“An end is only a beginning in disguise” -Craig D. Lounsbrough
Governments world over, including Kaduna state, consider budgets as very critical for socio-economic development. Hence, the budgeting process in Nigeria is guided by several legal frameworks – the 1999 Constitution, the Fiscal Responsibility Act of 2007 (FRA 2007), Annual Appropriations Act, the Federal Audit Act of 1956, Public Procurement Act of 2007, the Finance (Control and Management) Act of 1958, Cap. 144, 1990. It’s without dispute, that budget is not just central to economic development, but remains the main vehicle for actualising it through resource mobilisation and judicious allocation.
By making budgets work for the people, through realistic projections and disciplined implementation, Governor Nasir El-Rufa’i of Kaduna state has proven the effectiveness of budgets to create conducive environment that will empower the people to achieve their full potential. He equally restored confidence in government and in the credibility of budgets as veritable tool for socio-economic development. Previously, citizens routinely questioned the purpose(s) of budget, or regarded them as mere annual rituals, due to the failure of previous budgets to meet their expectations.
It’s to El-Rufai’s credit, that his government clearly understood that if a budget fails, it means the government has failed to meet the genuine yearnings of the people. A failed budget is tantamount to inability of government to expand access to potable water, create functional schools, improve access to healthcare, or make meaningful effort towards the resolution of fundamental issues of governance. A pragmatic El-Rufai knew his administration would have been a colossal failure if he failed to develop annual budgets that deliver on their promises.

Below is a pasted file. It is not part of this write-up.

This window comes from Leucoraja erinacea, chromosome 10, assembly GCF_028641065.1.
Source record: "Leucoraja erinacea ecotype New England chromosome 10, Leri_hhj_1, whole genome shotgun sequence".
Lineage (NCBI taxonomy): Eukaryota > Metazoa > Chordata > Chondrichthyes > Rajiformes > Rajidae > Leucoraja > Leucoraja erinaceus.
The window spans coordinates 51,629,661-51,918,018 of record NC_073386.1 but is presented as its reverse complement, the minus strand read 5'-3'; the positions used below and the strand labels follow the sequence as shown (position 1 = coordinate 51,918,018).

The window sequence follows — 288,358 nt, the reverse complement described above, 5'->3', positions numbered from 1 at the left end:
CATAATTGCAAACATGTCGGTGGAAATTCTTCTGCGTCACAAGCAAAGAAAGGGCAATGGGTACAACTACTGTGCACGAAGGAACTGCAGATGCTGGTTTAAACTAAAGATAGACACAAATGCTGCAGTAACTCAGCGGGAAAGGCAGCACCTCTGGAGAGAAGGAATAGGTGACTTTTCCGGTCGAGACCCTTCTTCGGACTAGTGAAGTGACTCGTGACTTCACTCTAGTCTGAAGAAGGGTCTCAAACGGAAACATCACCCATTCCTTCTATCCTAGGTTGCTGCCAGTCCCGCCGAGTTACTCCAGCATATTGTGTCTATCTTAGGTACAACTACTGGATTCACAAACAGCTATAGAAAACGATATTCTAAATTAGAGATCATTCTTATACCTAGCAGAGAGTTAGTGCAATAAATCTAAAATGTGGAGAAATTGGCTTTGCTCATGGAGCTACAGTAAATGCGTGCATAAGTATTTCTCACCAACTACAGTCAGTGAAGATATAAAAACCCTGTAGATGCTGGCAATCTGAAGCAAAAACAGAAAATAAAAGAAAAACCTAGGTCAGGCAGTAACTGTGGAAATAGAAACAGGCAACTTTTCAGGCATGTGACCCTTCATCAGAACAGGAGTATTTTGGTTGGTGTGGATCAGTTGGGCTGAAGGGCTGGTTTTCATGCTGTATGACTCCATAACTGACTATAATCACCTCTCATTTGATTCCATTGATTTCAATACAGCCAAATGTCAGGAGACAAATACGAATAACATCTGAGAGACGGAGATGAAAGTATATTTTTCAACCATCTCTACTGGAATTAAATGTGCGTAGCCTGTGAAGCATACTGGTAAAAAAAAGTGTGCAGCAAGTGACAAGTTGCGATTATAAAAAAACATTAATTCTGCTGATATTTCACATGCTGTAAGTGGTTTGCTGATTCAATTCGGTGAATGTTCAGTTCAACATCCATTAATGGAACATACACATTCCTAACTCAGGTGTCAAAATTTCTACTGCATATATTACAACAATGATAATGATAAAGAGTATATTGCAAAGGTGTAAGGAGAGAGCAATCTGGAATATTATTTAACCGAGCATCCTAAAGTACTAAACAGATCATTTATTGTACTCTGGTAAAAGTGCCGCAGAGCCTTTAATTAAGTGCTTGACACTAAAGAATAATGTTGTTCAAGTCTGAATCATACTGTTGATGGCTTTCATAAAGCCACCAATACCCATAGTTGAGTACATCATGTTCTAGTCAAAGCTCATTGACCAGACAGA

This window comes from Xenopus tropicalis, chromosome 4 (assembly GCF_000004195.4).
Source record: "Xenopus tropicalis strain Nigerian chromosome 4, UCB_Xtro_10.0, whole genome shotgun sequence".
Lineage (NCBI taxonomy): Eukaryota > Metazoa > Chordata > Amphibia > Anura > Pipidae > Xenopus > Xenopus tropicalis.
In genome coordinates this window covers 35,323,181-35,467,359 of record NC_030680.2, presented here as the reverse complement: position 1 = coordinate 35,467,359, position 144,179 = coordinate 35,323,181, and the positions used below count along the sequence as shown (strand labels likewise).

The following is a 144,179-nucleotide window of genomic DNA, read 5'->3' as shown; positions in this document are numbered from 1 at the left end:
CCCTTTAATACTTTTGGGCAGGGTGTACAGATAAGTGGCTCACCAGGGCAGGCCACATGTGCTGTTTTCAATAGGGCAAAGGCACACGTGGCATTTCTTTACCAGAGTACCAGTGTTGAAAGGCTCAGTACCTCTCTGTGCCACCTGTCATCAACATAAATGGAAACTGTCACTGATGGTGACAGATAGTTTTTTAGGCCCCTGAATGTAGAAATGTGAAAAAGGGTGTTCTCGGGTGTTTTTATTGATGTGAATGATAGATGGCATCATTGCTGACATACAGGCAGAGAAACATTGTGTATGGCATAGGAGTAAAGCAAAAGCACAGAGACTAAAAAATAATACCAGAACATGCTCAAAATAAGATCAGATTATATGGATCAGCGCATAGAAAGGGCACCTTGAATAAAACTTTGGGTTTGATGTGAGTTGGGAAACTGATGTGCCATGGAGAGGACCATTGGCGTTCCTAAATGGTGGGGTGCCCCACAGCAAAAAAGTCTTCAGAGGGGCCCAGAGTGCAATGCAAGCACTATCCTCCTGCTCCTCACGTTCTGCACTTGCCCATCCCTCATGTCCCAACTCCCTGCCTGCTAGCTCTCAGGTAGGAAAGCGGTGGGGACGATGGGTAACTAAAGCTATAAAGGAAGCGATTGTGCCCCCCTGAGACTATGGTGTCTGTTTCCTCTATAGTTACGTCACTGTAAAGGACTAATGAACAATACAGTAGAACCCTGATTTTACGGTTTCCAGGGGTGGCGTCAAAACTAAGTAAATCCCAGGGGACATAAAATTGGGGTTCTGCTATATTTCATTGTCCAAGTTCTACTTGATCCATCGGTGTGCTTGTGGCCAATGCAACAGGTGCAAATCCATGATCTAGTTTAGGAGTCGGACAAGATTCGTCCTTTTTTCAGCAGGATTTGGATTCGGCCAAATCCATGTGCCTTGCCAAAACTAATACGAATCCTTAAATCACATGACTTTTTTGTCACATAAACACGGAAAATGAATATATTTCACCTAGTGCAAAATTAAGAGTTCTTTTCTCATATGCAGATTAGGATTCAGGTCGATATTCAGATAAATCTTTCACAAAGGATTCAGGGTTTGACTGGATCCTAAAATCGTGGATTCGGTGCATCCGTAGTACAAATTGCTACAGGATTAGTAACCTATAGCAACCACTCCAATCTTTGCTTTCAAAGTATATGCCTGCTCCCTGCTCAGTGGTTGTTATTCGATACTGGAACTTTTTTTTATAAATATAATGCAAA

Even though Nigerians hardly hold their governments accountable, nor do they bother to make inputs into the budget process, budgets are, nonetheless, considered a serious business, hence failure to implement them has legal consequences.
The bane of budgets of most states, including the federal government, is the late preparation and lackadaisical implementation. Budget implementation, the actual expenditure or application of public funds in carrying out the activities of government as captured in the budget, more than the estimates themselves, is the most important component in the process. So long as budgets are poorly implemented, so long the “lofty” objectives of good roads, modern healthcare facilities, good schools, reduction in high level of unemployment and the poor standard of living, will remain pipe dream, year in, year out.
Because El-Rufai placed utmost importance in the early preparation and implementation of budgets, and adopted the International Public Sector Accounting Standards (IPSAS), and subscribed to the Open Government Partnership (OGP), the only sub-national government to do so, in spite of the attendant high demands of transparency and accountability in the entire budgeting process, the state has made significant progress. It can boast of a strong economy in spite of the recession and COVID-19 pandemic, reformed institutions, reviewed laws, world class infrastructure, record number of new businesses and jobs, strong leadership, and budgets that weigh heavily in favour of capital expenditure.